Infoscience

Thesis

Strategies for Delay-Limited Source-Channel Coding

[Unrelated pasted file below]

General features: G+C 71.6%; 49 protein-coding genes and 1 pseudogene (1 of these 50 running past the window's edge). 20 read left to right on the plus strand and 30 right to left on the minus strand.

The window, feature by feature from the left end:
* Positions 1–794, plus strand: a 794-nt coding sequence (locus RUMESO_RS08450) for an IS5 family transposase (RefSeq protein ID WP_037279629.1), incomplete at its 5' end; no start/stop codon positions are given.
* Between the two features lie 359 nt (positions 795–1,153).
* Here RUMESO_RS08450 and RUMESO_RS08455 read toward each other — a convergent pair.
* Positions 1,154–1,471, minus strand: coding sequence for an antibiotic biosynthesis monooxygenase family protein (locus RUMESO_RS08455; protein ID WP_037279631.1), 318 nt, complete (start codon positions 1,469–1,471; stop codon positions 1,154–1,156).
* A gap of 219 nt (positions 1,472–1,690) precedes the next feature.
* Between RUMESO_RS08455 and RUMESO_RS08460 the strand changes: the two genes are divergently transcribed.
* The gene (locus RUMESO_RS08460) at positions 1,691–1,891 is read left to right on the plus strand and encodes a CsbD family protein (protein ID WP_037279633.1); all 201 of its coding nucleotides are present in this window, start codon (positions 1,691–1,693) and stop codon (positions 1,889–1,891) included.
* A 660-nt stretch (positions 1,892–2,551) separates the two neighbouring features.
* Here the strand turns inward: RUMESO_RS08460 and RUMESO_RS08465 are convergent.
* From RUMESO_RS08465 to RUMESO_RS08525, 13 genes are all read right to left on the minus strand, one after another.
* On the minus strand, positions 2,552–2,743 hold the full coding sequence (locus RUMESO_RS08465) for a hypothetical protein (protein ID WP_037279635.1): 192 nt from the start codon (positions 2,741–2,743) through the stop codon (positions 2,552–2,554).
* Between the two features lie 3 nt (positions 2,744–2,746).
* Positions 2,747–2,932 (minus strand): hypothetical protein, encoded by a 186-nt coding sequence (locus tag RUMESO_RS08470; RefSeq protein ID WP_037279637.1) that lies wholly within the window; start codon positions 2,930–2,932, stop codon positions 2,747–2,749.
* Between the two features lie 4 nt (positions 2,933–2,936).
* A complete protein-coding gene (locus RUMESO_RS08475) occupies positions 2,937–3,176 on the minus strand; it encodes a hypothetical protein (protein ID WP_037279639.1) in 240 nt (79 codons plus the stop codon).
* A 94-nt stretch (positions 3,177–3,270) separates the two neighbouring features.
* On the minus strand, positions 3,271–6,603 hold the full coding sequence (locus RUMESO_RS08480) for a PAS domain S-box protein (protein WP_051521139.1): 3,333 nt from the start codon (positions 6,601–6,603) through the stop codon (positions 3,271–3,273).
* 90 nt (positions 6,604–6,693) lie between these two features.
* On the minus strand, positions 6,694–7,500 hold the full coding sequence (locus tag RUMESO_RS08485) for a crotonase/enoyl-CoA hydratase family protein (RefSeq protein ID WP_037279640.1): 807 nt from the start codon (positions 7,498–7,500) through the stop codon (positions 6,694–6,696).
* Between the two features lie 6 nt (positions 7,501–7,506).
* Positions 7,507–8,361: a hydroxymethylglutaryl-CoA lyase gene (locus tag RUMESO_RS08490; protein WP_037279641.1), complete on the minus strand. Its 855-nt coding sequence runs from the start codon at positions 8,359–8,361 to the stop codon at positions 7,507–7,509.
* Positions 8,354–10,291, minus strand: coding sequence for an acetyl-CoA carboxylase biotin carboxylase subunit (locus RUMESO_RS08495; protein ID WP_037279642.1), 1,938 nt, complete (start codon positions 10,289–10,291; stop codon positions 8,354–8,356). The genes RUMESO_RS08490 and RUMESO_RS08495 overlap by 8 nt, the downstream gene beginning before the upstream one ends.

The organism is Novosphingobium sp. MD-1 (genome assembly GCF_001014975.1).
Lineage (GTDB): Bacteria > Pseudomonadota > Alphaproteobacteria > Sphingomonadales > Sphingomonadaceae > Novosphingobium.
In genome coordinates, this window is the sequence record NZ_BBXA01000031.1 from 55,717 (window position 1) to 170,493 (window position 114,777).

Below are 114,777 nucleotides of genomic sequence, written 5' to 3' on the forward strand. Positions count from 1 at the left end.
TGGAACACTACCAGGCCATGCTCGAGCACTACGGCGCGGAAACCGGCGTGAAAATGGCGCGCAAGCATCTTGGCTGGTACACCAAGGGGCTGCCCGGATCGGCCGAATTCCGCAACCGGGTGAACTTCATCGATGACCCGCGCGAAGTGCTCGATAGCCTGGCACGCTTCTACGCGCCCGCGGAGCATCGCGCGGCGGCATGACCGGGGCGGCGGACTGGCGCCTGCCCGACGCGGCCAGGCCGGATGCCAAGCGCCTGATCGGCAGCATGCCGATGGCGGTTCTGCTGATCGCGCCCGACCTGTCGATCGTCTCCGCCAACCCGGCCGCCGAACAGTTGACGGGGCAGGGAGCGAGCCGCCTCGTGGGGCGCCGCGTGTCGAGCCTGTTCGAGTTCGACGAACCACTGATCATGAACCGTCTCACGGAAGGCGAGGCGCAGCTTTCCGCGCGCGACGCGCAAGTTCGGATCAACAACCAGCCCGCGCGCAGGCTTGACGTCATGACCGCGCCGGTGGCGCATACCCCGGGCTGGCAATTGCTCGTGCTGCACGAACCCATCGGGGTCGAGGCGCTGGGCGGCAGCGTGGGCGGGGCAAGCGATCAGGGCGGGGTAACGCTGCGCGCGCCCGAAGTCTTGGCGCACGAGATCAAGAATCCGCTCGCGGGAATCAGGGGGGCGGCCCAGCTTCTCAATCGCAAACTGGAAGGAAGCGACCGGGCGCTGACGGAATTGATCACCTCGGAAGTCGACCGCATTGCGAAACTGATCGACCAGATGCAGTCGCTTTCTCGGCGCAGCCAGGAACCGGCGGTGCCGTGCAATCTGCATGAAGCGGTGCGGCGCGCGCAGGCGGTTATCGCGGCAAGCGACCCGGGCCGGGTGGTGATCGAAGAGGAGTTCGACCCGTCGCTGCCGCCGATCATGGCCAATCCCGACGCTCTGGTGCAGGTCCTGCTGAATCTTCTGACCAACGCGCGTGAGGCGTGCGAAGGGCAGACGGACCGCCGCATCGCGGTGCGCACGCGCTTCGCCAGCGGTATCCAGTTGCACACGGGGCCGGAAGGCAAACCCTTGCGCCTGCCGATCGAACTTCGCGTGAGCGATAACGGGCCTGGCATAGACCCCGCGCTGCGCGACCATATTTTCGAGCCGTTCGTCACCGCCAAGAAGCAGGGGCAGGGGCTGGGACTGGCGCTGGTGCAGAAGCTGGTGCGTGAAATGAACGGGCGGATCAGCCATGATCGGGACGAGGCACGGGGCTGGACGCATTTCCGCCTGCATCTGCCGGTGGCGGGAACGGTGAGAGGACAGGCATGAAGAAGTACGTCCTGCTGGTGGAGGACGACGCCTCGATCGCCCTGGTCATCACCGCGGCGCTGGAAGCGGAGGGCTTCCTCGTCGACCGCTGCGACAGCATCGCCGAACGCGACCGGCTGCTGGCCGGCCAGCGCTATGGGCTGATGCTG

In point-to-point source-channel communication with a fidelity criterion and a transmission cost constraint, the region of achievable cost and fidelity pairs is completely characterized by Shannon's separation theorem. However, this is in general only true if coding of arbitrary complexity and delay is admitted. If the delay is constrained, the separation theorem only provides an outer bound to the achievable cost/distortion region, and the exact shape of this region is in general not known. The first part of this thesis studies source-channel communication when neither a required average fidelity nor a cost constraint are specified, but when the goal is to maximize the ratio of fidelity to cost. It is shown how the maximal ratio relates to existing quantities such as the capacity per unit cost. Finally, necessary and sufficient conditions are derived to test whether a given system operates at this maximal ratio and when this is possible using a single-letter code. The second part of the thesis studies communication of continuous-valued sources over the additive white Gaussian noise channel when only a single source symbol is to be encoded at a time. In particular, the case is considered where several uses of the channel can be made for each source symbol. Inspired by communication with feedback, a simple communication strategy combining quantization and uncoded transmission is derived and analyzed. It is shown that this strategy achieves a mean squared error that performs as well as any known communication strategy that encodes a single source symbol at a time. On the other hand, it is strictly suboptimal in the sense that the gap (in dB) between the achievable signal-to-distortion ratio (SDR) and the best SDR achievable without a delay limit grows with increasing signal-to-noise ratio. The thesis turns to a more practical subject in its last part. The case is made why object-oriented programming is particularly suited to implementing simulations. As a proof of concept, a complete implementation of an object-oriented simulator for source-channel coding is presented that allows for rapid development and analysis of arbitrary communication strategies.

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